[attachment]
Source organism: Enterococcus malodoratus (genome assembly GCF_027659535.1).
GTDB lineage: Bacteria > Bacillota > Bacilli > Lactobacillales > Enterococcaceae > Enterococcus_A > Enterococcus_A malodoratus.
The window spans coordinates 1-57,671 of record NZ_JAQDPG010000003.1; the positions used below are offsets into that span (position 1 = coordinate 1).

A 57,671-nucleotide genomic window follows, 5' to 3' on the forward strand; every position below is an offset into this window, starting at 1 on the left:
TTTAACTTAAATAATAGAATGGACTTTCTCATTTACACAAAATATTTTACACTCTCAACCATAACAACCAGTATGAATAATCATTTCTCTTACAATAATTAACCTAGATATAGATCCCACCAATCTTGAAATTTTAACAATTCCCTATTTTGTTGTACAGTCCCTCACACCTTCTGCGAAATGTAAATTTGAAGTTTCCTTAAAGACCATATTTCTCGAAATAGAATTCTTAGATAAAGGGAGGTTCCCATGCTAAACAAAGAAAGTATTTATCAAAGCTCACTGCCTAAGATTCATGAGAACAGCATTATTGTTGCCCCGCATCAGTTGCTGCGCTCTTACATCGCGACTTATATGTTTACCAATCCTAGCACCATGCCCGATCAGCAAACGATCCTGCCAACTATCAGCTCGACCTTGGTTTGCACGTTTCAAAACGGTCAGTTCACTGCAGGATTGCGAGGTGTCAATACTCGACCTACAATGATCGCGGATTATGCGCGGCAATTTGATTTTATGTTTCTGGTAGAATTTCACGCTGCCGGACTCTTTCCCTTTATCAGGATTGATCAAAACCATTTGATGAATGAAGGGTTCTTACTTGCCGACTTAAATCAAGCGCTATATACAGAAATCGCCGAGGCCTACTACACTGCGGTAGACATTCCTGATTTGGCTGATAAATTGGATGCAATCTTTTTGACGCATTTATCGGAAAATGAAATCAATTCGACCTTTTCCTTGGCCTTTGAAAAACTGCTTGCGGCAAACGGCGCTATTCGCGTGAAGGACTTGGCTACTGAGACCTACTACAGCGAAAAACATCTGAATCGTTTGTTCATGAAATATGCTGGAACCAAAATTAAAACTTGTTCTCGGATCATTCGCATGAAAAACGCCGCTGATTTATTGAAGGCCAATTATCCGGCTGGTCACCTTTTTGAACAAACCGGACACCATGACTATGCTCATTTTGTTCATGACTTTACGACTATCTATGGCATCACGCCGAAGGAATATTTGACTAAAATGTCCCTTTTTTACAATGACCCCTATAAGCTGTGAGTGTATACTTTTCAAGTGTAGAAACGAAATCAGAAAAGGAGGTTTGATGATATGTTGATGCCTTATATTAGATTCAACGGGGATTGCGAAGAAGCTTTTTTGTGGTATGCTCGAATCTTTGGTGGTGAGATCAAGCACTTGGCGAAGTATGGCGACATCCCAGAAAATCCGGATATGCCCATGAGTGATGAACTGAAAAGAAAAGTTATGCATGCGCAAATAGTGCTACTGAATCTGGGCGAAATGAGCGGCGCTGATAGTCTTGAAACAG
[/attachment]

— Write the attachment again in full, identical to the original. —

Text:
Source organism: Enterococcus malodoratus (genome assembly GCF_027659535.1).
GTDB lineage: Bacteria > Bacillota > Bacilli > Lactobacillales > Enterococcaceae > Enterococcus_A > Enterococcus_A malodoratus.
The window spans coordinates 1-57,671 of record NZ_JAQDPG010000003.1; the positions used below are offsets into that span (position 1 = coordinate 1).

A 57,671-nucleotide genomic window follows, 5' to 3' on the forward strand; every position below is an offset into this window, starting at 1 on the left:
TTTAACTTAAATAATAGAATGGACTTTCTCATTTACACAAAATATTTTACACTCTCAACCATAACAACCAGTATGAATAATCATTTCTCTTACAATAATTAACCTAGATATAGATCCCACCAATCTTGAAATTTTAACAATTCCCTATTTTGTTGTACAGTCCCTCACACCTTCTGCGAAATGTAAATTTGAAGTTTCCTTAAAGACCATATTTCTCGAAATAGAATTCTTAGATAAAGGGAGGTTCCCATGCTAAACAAAGAAAGTATTTATCAAAGCTCACTGCCTAAGATTCATGAGAACAGCATTATTGTTGCCCCGCATCAGTTGCTGCGCTCTTACATCGCGACTTATATGTTTACCAATCCTAGCACCATGCCCGATCAGCAAACGATCCTGCCAACTATCAGCTCGACCTTGGTTTGCACGTTTCAAAACGGTCAGTTCACTGCAGGATTGCGAGGTGTCAATACTCGACCTACAATGATCGCGGATTATGCGCGGCAATTTGATTTTATGTTTCTGGTAGAATTTCACGCTGCCGGACTCTTTCCCTTTATCAGGATTGATCAAAACCATTTGATGAATGAAGGGTTCTTACTTGCCGACTTAAATCAAGCGCTATATACAGAAATCGCCGAGGCCTACTACACTGCGGTAGACATTCCTGATTTGGCTGATAAATTGGATGCAATCTTTTTGACGCATTTATCGGAAAATGAAATCAATTCGACCTTTTCCTTGGCCTTTGAAAAACTGCTTGCGGCAAACGGCGCTATTCGCGTGAAGGACTTGGCTACTGAGACCTACTACAGCGAAAAACATCTGAATCGTTTGTTCATGAAATATGCTGGAACCAAAATTAAAACTTGTTCTCGGATCATTCGCATGAAAAACGCCGCTGATTTATTGAAGGCCAATTATCCGGCTGGTCACCTTTTTGAACAAACCGGACACCATGACTATGCTCATTTTGTTCATGACTTTACGACTATCTATGGCATCACGCCGAAGGAATATTTGACTAAAATGTCCCTTTTTTACAATGACCCCTATAAGCTGTGAGTGTATACTTTTCAAGTGTAGAAACGAAATCAGAAAAGGAGGTTTGATGATATGTTGATGCCTTATATTAGATTCAACGGGGATTGCGAAGAAGCTTTTTTGTGGTATGCTCGAATCTTTGGTGGTGAGATCAAGCACTTGGCGAAGTATGGCGACATCCCAGAAAATCCGGATATGCCCATGAGTGATGAACTGAAAAGAAAAGTTATGCATGCGCAAATAGTGCTACTGAATCTGGGCGAAATGAGCGGCGCTGATAGTCTTGAAACAG